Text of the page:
Archive for April, 2014

Now booking school visits for fall 2014/spring 2015!!!

Wednesday, April 30th, 2014

It’s that time of year, when an author’s thoughts turn to…


ANd while I’ve tried to keep my travel down the last few years, this fall I don’t have a new book out, that I have to do promotional events for, which frees me up to visit more schools.

If you’ve never seen an author visit in action, I’m here to say that (whether or not the author is me) it’s something kids never forget.

My author visits fall into three basic types:

1. TRADITIONAL AUTHOR TALK(which to be honest, remains my favorite):  DUring which I tell kids about how I started writing when I was 8 years old.  I focus on how THOSE books were my true first books, even if they were made of wallpaper scraps. I show them artifacts from my writing life, and explain how I made my own childhood dreams come true. I stress things like THE IMPORTANCE OF BOREDOM AND FAILURE.  I give them explicit instructions on HOW TO GET BORED.  Seriously!  And I promise, they love it!

2.  WRITING WORKSHOP: usually for older kids, and smaller groups, I offer a workshop in how character and plot are interwoven. We create our own character, set them loose in a story, and see what paths they choose.  We talk about precision of language, narrative structure, “going deep,”  and all sorts of other awesome things.  This is a ton of fun, and I always suggest that the class pick up where we leave off, and turn the story into a longer illustrated class project.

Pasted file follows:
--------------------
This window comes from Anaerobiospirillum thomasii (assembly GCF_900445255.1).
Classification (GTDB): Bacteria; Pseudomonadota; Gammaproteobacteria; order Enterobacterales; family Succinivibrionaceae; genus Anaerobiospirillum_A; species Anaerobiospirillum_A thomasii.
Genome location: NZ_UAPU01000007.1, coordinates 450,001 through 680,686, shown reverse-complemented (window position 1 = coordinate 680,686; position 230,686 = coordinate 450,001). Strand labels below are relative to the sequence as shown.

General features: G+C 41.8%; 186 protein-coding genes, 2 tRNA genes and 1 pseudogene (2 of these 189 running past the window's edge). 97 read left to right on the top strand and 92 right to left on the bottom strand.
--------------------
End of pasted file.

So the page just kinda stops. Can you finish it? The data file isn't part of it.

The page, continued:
3. HISTORY ISN’T BORING: my most recent book, Seven Stories Up, is set in 1937 Baltimore, and it’s a lot of fun to walk the kids through the process of learning how to do historical research.  I show them slides of images (from gross old fashioned candy to vintage underpants), and snippets of songs and films.  I explain how we need to submerge ourselves not just in the facts, but in the feelings.  We discuss the things THEY might like to research (ninjas, princesses, video games) if they were writing a book.

I’m also always willing to put together special events to meet the needs of any given school, and have developed programs about everything from Jewish picture books  to poetry, both in-class and via skype.  Let me know what you need!

SCHOOL VISITS ARE GREAT!  But  you don’t have to take my word for it.  Here are a few of the teachers I’ve worked with!

Ask your kids about Laurel Snyder!! This children’s book author visited SSA this week to speak to our grades 2-6 students about growing up with an imagination and a strong love for writing.  Her unexpected tales and exceptional story telling skills captivated her audience and captured their hearts.  The grade 6 students even broke out into a spontaneous standing ovation!”  (Solomon Schechter Academy, Montreal)

“Today was an incredible day, and the energy that the kids had about Laurel’s books and writing was electric.  They had so many ideas stirring in their minds.  I can’t wait to see the stories that students create after this inspiring day.  Thank you, Laurel!” (David C Barrow Elementary, Athens, GA)